LAG_211_1. LAG_211_4. LAG_211_8. LAG_211_12.  aca_caa_7.  cdo783. acg_caa_3.  cdo57a.  cdo1428.  acc_cat_8.  bcd1250. acc_caa_0a. acc_cag_4b. aca_caa_1. LAG_211_unlinked. LAG_211_5. [4 ] SCA08. acc_cat_2 acg_caa_0 aca_caa_6 acc_caa_0c
= Aluminium tolerance QTL
= 10 cM
(Some marker names have been removed)
(AH group F)
(AH group A)
Identification of molecular markers for aluminium tolerance in diploid oat through comparative mapping and QTL analysis
Charlene P. Wight1, Solomon Kibite2, Nicholas A. Tinker1, and Stephen J. Molnar1.
1Eastern Cereal and Oilseed Research Centre, Agriculture and Agri-Food Canada, 960 Carling Ave., Ottawa, ON K1A 0C6, Canada
2Lacombe Research Centre, Agriculture and Agri-Food Canada, 6000 C & E Trail, Lacombe, AB T4L 1W1, Canada (in memorium)
Free aluminium present in acid soils affects the growth and yield of oat and other cereal crops worldwide. Since genetic variability for tolerance exists, developing aluminium-tolerant cultivars may be an effective strategy for increasing the productivity of crops on acid soils.
A survey of 3500 oat accessions from the USDA World Oat Collection identified the Avena strigosa Schreb. line CIav 9011 as having the highest tolerance to aluminium (Kibite, unpublished). A number of molecular marker maps exist to facilitate genetic analysis in oat, including one for the diploid oat cross A. atlantica Baum et Fedak x A. hirtula Lag. (AH) (O’Donoughue et al. 1992; Van Deyzne et al. 1995) and one for the hexaploid oat cross A. byzantina C. Koch ‘Kanota’ x A. sativa L. ‘Ogle’ (KO) (Wight et al. 2003). Both of these maps are integrated with the international grass databases Gramene (http://www.gramene.org; Ware et al. 2002) and Graingenes (http://wheat.pw.usda.gov/GG2/index.shtml), where queries and tools are available to facilitate comparative mapping among related species and genera.
The objectives of this study were to identify genomic regions in diploid oat suspected to contain genes and QTL that are orthologous to those affecting aluminium tolerance in other grass species, and to use this information to identify genetic markers linked to QTL affecting aluminium tolerance in diploid oat.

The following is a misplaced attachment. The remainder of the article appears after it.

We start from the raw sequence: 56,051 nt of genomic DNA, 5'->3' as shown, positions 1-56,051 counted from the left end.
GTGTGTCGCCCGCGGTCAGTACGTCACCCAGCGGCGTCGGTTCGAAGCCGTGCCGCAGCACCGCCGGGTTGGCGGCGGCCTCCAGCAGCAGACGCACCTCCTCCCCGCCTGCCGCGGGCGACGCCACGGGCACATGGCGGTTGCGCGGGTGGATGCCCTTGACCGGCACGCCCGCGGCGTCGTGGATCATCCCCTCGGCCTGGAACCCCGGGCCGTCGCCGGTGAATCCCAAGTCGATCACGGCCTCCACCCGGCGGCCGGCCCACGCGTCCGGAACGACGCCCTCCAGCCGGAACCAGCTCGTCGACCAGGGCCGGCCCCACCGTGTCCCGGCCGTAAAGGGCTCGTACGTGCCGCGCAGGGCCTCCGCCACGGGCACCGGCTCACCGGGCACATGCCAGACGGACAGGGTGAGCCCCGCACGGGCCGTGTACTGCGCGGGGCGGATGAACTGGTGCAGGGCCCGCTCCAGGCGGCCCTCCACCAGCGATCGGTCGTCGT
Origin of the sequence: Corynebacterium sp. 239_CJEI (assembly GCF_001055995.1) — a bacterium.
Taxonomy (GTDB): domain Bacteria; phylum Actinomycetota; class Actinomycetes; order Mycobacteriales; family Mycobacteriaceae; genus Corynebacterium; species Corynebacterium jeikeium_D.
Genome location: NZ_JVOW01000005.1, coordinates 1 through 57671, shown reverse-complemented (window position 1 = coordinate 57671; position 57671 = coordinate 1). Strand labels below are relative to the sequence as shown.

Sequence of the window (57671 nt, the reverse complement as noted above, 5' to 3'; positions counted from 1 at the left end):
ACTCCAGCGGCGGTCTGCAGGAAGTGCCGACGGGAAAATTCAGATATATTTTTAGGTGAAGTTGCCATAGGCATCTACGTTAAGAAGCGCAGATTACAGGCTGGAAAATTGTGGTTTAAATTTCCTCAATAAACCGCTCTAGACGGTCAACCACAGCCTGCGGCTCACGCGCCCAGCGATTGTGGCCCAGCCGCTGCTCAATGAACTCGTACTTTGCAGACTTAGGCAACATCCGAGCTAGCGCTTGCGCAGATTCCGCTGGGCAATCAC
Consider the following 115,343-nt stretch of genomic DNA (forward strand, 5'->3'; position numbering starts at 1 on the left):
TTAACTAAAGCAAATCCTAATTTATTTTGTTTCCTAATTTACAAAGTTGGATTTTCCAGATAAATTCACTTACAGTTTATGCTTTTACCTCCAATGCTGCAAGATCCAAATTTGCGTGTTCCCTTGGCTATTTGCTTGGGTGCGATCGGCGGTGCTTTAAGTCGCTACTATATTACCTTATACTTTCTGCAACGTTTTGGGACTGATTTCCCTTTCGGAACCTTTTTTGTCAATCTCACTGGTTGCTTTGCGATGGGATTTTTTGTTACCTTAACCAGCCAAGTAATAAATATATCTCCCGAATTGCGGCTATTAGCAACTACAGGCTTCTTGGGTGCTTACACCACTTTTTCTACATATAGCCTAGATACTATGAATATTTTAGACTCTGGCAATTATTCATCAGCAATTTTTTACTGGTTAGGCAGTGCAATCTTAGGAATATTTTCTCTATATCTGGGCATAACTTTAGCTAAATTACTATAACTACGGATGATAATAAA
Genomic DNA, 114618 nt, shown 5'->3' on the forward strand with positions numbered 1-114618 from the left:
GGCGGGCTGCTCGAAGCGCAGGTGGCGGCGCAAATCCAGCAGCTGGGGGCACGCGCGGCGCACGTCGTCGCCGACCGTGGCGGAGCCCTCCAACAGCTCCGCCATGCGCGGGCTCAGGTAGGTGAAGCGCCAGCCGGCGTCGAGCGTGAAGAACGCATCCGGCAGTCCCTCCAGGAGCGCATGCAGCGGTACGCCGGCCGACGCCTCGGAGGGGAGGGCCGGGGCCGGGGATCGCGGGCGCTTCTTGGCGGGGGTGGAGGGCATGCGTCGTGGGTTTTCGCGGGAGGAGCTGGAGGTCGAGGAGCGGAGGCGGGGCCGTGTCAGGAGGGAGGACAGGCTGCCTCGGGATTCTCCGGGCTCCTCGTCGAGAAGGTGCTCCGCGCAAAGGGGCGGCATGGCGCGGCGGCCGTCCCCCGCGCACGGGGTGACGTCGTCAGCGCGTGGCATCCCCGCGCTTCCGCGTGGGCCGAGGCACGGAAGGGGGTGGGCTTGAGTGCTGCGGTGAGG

Materials and Methods
Figure 1.Example of comparative mapping study results illustrating the relationships between AH group F and aluminium tolerance-related genes and/or QTL regions located on wheat, barley, rye, maize, and rice chromosomes. The QTL located on rice chromosome 12 in three different populations were related to AH group F through the use of a bridging map; the maize chromosome 10 and rice chromosome 3 maps are composites. References for maps taken directly from the literature include: Miftahudin, et al. (2002) Theor Appl Genet 104:626-631; Nguyen VT, et al. (2002) Molec Genet Genom 267:772-780; Nguyen VT, et al. (2001) Theor Appl Genet 102:1002-1010; Raman H, et al. (2003) Aus J Agric Res 54:1315-1321; Raman H, et al. (2002) Theor Appl Genet 105:458-464; Riede CR and Anderson JA (1996) Crop Sci 36:905-909; Tang Y, et al. (2000) Crop Sci 40:778-782; and Wu P, et al. (2000) Theor Appl Genet 100:1295-1303.
A cross (LAG-211) was made between the A. strigosa Schreb. lines CIav 2921 (Al-sensitive) and CIav 9011 (Al-tolerant). Eighty-eight recombinant inbred lines were established by single seed descent to the F6 generation.
Each RI line was screened for aluminium tolerance using a hydroponic system, with sixteen seedlings grown in the presence of 300 uM aluminium, and sixteen more grown as aluminium-free controls. After 14 days of growth, the root lengths of the ten seedlings with the longest roots from each treatment were averaged and compared.
An extensive literature review and database search was conducted to identify regions conferring aluminium tolerance across grass species. Potentially orthologous regions in diploid oat were identified by comparative mapping, using bridging maps when common markers were not available.
Large scale DNA purification, restriction digestion, Southern blotting, and RFLP analysis were performed as described in Wight et al. (2003). AFLP analysis was performed as described in De Koeyer et al. (2004). The SCAR (sequence-characterized amplified region) marker SCA08 developed by Gallego et al. (1998) to mark aluminium tolerance in rye was mapped using standard PCR conditions and an annealing temperature of 50C. Amplified fragments were visualized in 1.8% agarose gels. In addition, primers were developed from a consensus calreticulin candidate gene sequence (calretB1L, 5’- GAAAAGGAGCGAAGGGAAAG-3’; calretB3R, 5’- CAATCCATGGGATCTTCCAT-3’). In the case of this SCAR, an annealing temperature of 52C was used.
Molecular mapping was performed using the programs “GMendel” (Holloway and Knapp, 1993) and “Mapmaker v. 3.0” (Lander et al. 1987) as described in Wight et al. (2003). QTL were detected by simple interval mapping using the program “MQTL” (Tinker and Mather 1995).
Results and Discussion
The distribution of relative root lengths in the LAG-211 population described an approximately normal curve, suggesting that the aluminium tolerance trait in A. strigosa is controlled by more than one gene and/or is strongly affected by environment.